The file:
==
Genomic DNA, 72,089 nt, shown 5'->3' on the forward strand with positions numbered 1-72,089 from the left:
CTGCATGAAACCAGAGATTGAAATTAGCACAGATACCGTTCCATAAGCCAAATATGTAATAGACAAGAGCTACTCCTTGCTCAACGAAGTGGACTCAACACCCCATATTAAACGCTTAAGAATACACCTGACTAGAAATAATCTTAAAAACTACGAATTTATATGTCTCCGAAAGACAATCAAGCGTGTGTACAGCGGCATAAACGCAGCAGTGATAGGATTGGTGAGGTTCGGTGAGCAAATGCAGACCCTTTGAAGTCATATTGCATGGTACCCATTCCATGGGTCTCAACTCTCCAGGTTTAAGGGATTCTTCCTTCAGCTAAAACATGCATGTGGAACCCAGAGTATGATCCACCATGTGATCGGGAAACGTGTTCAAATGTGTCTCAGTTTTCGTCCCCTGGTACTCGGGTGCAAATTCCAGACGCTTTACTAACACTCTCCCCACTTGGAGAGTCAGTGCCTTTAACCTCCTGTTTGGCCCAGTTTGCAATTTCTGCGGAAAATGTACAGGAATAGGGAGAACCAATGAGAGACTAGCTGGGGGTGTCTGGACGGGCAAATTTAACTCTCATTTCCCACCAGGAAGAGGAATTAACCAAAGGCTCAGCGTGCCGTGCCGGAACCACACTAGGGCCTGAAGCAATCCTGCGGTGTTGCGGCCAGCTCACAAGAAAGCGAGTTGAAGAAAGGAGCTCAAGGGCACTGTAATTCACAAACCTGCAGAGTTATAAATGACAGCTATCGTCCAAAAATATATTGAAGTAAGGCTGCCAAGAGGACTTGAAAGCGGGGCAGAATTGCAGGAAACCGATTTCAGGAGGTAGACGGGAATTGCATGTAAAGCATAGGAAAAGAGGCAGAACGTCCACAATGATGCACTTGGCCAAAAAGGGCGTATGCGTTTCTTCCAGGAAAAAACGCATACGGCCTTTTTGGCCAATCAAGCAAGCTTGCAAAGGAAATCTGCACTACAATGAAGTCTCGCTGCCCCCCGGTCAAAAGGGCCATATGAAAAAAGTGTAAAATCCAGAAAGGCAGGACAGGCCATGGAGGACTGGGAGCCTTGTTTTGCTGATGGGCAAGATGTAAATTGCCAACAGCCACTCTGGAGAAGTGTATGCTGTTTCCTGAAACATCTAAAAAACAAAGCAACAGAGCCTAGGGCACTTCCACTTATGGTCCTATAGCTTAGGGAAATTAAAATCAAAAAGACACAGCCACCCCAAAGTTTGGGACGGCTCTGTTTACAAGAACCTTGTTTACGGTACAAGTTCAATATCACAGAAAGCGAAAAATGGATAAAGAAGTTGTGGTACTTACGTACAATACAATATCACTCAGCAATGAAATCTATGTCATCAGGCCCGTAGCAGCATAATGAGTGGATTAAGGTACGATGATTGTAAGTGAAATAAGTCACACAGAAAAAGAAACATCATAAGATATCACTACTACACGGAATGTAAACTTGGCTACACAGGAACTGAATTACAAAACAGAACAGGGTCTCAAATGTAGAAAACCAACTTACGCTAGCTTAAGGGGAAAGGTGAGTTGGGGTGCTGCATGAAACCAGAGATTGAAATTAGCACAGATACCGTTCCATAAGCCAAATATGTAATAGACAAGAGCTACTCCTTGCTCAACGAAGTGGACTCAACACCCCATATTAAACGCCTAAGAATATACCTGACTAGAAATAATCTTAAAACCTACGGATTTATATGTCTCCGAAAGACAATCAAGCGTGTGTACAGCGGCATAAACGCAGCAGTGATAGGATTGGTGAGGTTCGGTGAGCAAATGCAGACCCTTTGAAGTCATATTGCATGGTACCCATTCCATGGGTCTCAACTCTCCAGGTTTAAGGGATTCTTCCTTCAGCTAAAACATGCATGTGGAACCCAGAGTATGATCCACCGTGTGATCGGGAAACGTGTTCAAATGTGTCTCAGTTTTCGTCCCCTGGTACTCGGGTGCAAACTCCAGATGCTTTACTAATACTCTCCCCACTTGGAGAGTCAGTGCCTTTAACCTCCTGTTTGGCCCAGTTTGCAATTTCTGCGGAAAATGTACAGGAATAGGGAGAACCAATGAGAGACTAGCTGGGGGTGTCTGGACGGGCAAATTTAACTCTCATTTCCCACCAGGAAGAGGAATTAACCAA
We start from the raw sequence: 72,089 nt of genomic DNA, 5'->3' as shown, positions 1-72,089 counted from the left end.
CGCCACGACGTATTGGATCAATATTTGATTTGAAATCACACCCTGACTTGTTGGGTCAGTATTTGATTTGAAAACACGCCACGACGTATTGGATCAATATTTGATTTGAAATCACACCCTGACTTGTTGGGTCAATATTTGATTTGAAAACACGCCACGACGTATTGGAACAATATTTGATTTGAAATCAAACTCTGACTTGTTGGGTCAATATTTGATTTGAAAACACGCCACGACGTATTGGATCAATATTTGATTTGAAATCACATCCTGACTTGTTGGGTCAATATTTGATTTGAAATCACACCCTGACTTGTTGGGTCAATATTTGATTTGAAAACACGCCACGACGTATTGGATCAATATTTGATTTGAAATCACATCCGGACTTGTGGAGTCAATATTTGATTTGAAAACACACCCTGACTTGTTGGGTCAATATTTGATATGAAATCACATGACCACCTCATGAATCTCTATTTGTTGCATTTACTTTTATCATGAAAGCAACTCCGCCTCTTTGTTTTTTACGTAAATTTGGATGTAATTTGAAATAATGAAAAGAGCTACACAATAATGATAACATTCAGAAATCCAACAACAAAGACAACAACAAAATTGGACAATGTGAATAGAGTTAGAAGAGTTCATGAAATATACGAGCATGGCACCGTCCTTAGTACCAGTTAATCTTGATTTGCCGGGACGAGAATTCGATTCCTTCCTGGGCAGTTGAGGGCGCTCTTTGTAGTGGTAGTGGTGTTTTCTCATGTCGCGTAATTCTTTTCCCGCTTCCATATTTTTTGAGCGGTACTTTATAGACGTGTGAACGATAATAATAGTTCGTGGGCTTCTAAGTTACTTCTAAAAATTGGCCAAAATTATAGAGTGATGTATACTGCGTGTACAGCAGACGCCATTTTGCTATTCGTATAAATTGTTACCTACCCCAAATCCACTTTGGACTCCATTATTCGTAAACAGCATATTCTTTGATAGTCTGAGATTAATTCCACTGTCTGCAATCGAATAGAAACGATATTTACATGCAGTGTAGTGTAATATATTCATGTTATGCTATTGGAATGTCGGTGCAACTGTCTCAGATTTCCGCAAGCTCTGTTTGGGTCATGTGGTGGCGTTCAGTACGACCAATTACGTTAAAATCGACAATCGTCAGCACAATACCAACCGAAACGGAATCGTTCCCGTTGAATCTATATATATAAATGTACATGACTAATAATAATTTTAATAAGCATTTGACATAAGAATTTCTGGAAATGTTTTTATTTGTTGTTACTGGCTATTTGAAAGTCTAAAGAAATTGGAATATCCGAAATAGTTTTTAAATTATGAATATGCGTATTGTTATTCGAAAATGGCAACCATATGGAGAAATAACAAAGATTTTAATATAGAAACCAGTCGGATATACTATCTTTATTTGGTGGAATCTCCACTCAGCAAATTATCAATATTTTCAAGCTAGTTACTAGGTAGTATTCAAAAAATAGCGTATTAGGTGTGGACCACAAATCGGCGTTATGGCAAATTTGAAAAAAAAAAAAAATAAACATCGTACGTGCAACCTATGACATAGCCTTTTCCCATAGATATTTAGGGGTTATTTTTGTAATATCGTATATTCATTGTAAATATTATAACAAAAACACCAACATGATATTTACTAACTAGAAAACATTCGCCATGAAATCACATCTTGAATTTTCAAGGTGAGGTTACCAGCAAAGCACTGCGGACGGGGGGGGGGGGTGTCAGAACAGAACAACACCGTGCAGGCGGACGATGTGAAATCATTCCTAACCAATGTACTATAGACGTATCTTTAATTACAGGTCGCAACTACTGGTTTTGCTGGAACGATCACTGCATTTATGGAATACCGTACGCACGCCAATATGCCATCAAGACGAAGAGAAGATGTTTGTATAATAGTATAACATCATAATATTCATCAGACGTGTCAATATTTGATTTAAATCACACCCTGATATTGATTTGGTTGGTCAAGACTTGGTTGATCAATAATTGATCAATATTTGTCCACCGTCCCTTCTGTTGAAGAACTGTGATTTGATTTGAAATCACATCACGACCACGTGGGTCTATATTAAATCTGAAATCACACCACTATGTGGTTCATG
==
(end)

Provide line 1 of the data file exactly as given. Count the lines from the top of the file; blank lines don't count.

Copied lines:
Genomic DNA, 72,089 nt, shown 5'->3' on the forward strand with positions numbered 1-72,089 from the left: